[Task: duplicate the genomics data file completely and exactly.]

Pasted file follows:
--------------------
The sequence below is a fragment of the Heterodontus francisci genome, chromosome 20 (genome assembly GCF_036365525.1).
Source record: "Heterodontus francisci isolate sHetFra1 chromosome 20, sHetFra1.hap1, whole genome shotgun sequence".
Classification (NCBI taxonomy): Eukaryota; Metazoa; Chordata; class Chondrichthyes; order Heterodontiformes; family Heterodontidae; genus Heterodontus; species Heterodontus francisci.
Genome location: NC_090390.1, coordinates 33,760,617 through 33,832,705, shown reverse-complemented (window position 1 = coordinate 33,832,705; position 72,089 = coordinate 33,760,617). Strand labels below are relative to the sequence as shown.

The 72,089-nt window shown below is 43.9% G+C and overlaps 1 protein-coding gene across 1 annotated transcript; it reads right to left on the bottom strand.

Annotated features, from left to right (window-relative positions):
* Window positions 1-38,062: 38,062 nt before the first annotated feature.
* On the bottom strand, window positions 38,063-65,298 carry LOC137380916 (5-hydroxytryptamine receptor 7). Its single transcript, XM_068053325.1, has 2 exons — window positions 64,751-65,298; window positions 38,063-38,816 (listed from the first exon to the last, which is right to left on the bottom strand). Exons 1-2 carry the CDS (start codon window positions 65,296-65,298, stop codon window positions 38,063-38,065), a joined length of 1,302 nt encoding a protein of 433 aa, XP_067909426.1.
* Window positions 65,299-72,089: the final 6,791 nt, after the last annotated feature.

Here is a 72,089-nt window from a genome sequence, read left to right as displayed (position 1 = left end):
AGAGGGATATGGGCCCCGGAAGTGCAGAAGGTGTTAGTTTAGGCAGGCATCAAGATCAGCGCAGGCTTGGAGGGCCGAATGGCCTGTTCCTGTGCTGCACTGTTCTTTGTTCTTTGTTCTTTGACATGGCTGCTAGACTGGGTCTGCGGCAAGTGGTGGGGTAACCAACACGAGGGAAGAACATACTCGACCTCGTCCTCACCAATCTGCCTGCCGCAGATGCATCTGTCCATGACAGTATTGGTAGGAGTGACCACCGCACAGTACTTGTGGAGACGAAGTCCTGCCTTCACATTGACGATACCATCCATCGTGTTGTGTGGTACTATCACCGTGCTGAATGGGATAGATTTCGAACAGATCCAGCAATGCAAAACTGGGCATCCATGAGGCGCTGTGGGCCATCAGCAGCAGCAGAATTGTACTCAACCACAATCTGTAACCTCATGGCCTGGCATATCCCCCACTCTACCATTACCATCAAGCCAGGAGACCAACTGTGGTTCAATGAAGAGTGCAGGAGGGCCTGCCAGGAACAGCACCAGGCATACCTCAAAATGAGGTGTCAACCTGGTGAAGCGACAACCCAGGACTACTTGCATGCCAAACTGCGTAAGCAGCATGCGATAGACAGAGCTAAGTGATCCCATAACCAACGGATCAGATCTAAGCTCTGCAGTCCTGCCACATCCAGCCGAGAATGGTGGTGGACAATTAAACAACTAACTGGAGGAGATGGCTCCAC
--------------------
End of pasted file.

The sequence below is a fragment of the Heterodontus francisci genome, chromosome 20 (genome assembly GCF_036365525.1).
Source record: "Heterodontus francisci isolate sHetFra1 chromosome 20, sHetFra1.hap1, whole genome shotgun sequence".
Classification (NCBI taxonomy): Eukaryota; Metazoa; Chordata; class Chondrichthyes; order Heterodontiformes; family Heterodontidae; genus Heterodontus; species Heterodontus francisci.
Genome location: NC_090390.1, coordinates 33,760,617 through 33,832,705, shown reverse-complemented (window position 1 = coordinate 33,832,705; position 72,089 = coordinate 33,760,617). Strand labels below are relative to the sequence as shown.

The 72,089-nt window shown below is 43.9% G+C and overlaps 1 protein-coding gene across 1 annotated transcript; it reads right to left on the bottom strand.

Annotated features, from left to right (window-relative positions):
* Window positions 1-38,062: 38,062 nt before the first annotated feature.
* On the bottom strand, window positions 38,063-65,298 carry LOC137380916 (5-hydroxytryptamine receptor 7). Its single transcript, XM_068053325.1, has 2 exons — window positions 64,751-65,298; window positions 38,063-38,816 (listed from the first exon to the last, which is right to left on the bottom strand). Exons 1-2 carry the CDS (start codon window positions 65,296-65,298, stop codon window positions 38,063-38,065), a joined length of 1,302 nt encoding a protein of 433 aa, XP_067909426.1.
* Window positions 65,299-72,089: the final 6,791 nt, after the last annotated feature.

Here is a 72,089-nt window from a genome sequence, read left to right as displayed (position 1 = left end):
AGAGGGATATGGGCCCCGGAAGTGCAGAAGGTGTTAGTTTAGGCAGGCATCAAGATCAGCGCAGGCTTGGAGGGCCGAATGGCCTGTTCCTGTGCTGCACTGTTCTTTGTTCTTTGTTCTTTGACATGGCTGCTAGACTGGGTCTGCGGCAAGTGGTGGGGTAACCAACACGAGGGAAGAACATACTCGACCTCGTCCTCACCAATCTGCCTGCCGCAGATGCATCTGTCCATGACAGTATTGGTAGGAGTGACCACCGCACAGTACTTGTGGAGACGAAGTCCTGCCTTCACATTGACGATACCATCCATCGTGTTGTGTGGTACTATCACCGTGCTGAATGGGATAGATTTCGAACAGATCCAGCAATGCAAAACTGGGCATCCATGAGGCGCTGTGGGCCATCAGCAGCAGCAGAATTGTACTCAACCACAATCTGTAACCTCATGGCCTGGCATATCCCCCACTCTACCATTACCATCAAGCCAGGAGACCAACTGTGGTTCAATGAAGAGTGCAGGAGGGCCTGCCAGGAACAGCACCAGGCATACCTCAAAATGAGGTGTCAACCTGGTGAAGCGACAACCCAGGACTACTTGCATGCCAAACTGCGTAAGCAGCATGCGATAGACAGAGCTAAGTGATCCCATAACCAACGGATCAGATCTAAGCTCTGCAGTCCTGCCACATCCAGCCGAGAATGGTGGTGGACAATTAAACAACTAACTGGAGGAGATGGCTCCAC